A new preliminary study shows that about 80% of new infections can be traced to just 10% of infected people. Other researchers report similar findings.

In another study, researchers analyze trends from Georgia. They report that 20% of the transmission is linked to only 2% of infected people. They also identify many superspreading events. 

Who Are Superspreaders?

If superspreaders are responsible for more infection, who are they? And how can you distinguish a superspreader from a non-superspreader? 

Scientists are still trying to figure out the answers to these questions. However, doctors observe that certain viruses can multiply exponentially in some people, so they spread the pathogens more easily. 

There are also contextual factors to consider. Some people are in contexts where they’re more likely to catch (and spread) a bug.

For instance, healthcare workers are at a higher risk of infection. They’re also in close contact with people all day, so they’re also more likely to spread it. 

While biological factors may play a role, some epidemiologists believe that we should be paying more attention to circumstantial factors—especially superspreading events. 


When Do Superspreading Events Usually Happen?

To determine when superspreading events usually happen, it’s essential to examine the transmission window. Research shows that transmission usually occurs within the first few days of the initial infection.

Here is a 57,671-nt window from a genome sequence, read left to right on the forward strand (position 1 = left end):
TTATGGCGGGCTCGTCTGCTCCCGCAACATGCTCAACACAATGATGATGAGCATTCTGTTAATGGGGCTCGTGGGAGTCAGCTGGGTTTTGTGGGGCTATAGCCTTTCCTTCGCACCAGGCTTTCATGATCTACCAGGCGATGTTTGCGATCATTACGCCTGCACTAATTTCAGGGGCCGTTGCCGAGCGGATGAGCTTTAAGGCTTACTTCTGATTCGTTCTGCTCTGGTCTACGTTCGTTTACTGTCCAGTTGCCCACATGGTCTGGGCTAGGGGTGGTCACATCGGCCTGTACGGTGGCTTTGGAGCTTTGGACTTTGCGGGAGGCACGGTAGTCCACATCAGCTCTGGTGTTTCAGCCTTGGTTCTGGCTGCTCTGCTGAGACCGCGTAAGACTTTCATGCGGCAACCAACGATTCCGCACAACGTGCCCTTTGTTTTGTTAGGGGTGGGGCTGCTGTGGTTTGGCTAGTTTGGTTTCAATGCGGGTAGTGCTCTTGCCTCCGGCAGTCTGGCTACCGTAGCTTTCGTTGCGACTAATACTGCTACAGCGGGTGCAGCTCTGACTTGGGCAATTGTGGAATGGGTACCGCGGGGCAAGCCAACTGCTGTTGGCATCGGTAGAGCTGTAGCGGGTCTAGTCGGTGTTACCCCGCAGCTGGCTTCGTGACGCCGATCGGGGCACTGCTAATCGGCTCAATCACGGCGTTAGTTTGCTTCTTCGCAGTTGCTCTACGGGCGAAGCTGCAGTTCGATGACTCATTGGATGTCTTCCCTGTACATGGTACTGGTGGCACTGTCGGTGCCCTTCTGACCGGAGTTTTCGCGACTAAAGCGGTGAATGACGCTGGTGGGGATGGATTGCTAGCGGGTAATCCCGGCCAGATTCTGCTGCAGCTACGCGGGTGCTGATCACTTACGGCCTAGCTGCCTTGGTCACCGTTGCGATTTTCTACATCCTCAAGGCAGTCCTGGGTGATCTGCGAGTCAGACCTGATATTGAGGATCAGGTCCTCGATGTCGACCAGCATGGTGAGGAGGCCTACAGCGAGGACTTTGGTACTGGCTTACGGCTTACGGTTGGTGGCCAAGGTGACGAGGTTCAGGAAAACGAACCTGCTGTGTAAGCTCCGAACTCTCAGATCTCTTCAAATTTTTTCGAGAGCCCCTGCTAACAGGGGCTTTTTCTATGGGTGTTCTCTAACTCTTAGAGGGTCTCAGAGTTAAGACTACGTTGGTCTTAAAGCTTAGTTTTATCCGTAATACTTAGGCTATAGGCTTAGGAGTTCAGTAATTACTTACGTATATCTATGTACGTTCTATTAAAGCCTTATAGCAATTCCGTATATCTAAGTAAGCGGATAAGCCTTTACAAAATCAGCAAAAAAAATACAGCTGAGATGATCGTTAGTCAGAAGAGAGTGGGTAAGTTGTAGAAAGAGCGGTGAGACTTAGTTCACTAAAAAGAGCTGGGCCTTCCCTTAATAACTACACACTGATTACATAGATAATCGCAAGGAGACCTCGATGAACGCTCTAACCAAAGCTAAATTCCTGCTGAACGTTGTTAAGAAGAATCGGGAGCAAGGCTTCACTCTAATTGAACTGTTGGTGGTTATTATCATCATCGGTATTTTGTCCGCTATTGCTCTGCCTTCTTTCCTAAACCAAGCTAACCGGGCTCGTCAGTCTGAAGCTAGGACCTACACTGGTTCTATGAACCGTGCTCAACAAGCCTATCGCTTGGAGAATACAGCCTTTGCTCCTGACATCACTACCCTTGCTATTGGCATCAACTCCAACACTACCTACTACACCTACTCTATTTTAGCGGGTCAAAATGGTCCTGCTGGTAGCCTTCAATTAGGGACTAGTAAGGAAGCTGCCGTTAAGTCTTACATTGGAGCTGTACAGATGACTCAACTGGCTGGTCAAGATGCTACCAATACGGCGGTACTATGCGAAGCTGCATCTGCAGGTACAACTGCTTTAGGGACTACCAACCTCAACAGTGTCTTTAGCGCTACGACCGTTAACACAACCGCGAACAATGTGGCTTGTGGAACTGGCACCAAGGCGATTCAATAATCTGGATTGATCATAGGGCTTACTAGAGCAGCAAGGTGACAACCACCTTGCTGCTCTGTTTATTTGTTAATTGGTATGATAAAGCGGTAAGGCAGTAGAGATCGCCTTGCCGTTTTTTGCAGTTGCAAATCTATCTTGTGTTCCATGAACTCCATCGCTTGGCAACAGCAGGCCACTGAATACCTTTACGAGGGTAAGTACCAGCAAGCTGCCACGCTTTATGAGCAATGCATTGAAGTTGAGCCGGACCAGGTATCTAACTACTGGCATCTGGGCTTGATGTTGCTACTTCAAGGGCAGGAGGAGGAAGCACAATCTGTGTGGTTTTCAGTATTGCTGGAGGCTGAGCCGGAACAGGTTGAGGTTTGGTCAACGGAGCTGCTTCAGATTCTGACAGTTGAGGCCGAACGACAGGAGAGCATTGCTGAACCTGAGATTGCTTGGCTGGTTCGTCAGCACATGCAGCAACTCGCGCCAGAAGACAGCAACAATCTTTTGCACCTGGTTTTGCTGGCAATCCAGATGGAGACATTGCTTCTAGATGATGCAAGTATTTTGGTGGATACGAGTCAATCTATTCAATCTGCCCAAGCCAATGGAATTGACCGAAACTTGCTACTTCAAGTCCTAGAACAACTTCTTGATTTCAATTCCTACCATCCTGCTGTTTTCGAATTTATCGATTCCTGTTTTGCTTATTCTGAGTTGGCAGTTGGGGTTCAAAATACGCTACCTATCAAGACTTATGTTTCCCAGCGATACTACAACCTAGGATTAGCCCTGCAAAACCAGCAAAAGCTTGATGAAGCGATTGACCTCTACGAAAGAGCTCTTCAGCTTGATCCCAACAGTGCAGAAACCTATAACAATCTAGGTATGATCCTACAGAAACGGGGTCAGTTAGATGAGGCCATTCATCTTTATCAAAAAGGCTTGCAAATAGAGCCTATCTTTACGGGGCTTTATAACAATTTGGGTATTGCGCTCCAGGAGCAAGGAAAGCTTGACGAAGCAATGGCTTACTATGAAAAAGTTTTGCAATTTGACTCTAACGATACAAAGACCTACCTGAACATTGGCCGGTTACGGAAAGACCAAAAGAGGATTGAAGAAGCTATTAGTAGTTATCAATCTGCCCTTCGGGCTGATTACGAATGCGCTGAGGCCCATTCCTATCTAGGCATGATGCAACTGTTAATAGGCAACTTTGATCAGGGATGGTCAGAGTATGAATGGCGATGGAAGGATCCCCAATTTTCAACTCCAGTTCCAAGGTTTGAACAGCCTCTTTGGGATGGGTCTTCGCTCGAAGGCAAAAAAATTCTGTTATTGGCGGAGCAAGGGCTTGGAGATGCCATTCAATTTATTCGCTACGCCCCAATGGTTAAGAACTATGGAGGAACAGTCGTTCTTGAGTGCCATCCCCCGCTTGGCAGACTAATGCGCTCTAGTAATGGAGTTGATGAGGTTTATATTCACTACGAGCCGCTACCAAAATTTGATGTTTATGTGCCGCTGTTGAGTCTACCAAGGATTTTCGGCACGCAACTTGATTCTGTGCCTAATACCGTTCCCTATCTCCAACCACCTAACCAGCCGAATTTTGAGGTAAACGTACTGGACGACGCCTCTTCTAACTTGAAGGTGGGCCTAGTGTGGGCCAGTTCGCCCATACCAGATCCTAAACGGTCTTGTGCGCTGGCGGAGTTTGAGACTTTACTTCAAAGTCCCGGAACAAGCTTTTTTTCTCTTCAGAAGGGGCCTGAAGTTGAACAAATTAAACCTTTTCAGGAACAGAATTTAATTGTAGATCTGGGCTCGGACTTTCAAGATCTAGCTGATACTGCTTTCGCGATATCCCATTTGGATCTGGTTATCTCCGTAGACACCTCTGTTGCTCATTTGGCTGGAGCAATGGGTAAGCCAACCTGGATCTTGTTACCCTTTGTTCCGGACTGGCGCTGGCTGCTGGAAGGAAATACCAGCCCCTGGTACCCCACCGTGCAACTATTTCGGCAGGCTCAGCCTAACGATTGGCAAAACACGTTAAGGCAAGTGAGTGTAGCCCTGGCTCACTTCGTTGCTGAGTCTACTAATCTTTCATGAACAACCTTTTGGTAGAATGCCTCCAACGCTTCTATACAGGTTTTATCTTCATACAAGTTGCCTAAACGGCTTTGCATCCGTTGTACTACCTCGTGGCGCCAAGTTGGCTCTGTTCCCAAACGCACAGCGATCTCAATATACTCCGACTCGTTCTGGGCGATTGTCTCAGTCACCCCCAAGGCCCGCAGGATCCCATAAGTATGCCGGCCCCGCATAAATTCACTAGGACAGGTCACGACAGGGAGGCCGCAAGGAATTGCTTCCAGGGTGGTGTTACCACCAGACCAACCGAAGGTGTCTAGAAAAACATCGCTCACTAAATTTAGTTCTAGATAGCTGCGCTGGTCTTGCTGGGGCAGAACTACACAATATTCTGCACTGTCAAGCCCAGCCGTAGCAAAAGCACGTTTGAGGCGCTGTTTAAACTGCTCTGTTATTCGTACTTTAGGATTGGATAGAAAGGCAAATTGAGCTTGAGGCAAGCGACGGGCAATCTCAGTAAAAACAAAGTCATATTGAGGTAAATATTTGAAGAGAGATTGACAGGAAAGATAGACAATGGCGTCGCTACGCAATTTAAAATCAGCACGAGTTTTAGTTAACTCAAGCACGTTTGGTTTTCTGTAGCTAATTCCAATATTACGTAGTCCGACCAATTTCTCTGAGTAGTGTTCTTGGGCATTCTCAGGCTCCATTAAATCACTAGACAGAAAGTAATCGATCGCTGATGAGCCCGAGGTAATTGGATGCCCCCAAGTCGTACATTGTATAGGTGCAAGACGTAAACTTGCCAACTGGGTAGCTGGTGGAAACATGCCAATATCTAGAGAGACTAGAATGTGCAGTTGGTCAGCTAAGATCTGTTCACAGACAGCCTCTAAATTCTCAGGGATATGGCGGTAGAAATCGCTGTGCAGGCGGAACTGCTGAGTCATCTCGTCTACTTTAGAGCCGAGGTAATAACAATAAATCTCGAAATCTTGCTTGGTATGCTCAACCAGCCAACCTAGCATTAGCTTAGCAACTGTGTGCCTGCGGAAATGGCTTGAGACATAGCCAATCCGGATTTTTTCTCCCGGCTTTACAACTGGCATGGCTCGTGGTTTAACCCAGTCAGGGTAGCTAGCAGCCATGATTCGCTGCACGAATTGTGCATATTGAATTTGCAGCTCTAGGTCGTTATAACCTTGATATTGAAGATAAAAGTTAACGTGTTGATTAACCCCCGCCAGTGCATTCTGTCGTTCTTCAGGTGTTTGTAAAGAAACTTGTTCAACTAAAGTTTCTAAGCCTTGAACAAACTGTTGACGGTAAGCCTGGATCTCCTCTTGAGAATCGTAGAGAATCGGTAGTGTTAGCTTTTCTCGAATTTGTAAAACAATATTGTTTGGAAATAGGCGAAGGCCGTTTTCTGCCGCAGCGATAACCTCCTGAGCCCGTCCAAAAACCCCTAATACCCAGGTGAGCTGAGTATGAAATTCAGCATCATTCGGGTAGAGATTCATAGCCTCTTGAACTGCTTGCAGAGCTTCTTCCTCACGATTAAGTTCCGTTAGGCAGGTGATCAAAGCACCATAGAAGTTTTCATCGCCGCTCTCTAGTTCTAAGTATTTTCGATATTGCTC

Transmission may happen even before symptoms emerge. When people are isolated during their transmission windows, they’re less likely to spread the virus. 

Where Do Superspreading Events Usually Happen?

There are places where transmission is more likely to occur. A study from Japan links case clusters with the following locations:

  • Daycare centers
  • Health care facilities
  • Nursing homes
  • Workplaces
  • Bars
  • Karaoke boxes
  • Concert venues

Generally, it’s easier to catch the virus in places with poor ventilation and in places where you’re in close contact with people. 

What Are the Implications of A Superspreading Pandemic?

As different states transition towards re-opening, it’s vital to consider COVID-19’s superspreading potential. Even countries that seemed to have a handle on the pandemic have seen a resurgence of the virus because of superspreading events. 

For instance, Singapore received worldwide praise for its early and orderly measures against COVID-19. When they recorded their first case in late January, they quickly began widespread testing and meticulous contact tracing, and it brought down their infection rates. 

However, by late April, they were reporting the highest number of cases in Southeast Asia. The virus’s resurgence was linked to superspreading events within large and packed dormitories where most of their migrant workers lived. 

Government officials shouldn’t get complacent, even in areas reporting a low number of new cases. Understanding the whos, whens, and hows of transmission can help governments devise better strategies to prevent the virus from spreading. 

As the number of cases continues to rise in the United States, try to keep practicing prevention measures and avoid spending too much time in crowded areas. With Steam MD, you can stay on top of your health from the comfort of your home.  Contact Stream MD today to learn more about their consultation options.

Let Us Know What You Think

This site uses Akismet to reduce spam. Learn how your comment data is processed.